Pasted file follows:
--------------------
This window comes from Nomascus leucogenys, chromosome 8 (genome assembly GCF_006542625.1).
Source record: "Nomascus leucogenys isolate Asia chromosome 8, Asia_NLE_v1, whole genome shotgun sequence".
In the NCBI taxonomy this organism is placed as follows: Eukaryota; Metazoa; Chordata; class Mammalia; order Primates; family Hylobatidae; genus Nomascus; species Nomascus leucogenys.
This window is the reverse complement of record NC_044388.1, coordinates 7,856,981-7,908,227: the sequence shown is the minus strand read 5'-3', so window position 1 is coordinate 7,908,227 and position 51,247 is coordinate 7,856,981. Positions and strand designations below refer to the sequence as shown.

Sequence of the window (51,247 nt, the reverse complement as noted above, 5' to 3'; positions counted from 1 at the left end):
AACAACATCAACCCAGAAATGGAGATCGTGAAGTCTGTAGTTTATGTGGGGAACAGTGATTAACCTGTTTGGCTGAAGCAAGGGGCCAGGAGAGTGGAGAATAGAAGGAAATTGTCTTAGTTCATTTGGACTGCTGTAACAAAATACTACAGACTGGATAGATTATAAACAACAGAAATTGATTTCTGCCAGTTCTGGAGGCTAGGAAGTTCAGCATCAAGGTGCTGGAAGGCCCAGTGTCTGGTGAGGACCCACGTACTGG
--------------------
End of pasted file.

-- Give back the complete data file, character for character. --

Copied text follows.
This window comes from Nomascus leucogenys, chromosome 8 (genome assembly GCF_006542625.1).
Source record: "Nomascus leucogenys isolate Asia chromosome 8, Asia_NLE_v1, whole genome shotgun sequence".
In the NCBI taxonomy this organism is placed as follows: Eukaryota; Metazoa; Chordata; class Mammalia; order Primates; family Hylobatidae; genus Nomascus; species Nomascus leucogenys.
This window is the reverse complement of record NC_044388.1, coordinates 7,856,981-7,908,227: the sequence shown is the minus strand read 5'-3', so window position 1 is coordinate 7,908,227 and position 51,247 is coordinate 7,856,981. Positions and strand designations below refer to the sequence as shown.

Sequence of the window (51,247 nt, the reverse complement as noted above, 5' to 3'; positions counted from 1 at the left end):
AACAACATCAACCCAGAAATGGAGATCGTGAAGTCTGTAGTTTATGTGGGGAACAGTGATTAACCTGTTTGGCTGAAGCAAGGGGCCAGGAGAGTGGAGAATAGAAGGAAATTGTCTTAGTTCATTTGGACTGCTGTAACAAAATACTACAGACTGGATAGATTATAAACAACAGAAATTGATTTCTGCCAGTTCTGGAGGCTAGGAAGTTCAGCATCAAGGTGCTGGAAGGCCCAGTGTCTGGTGAGGACCCACGTACTGG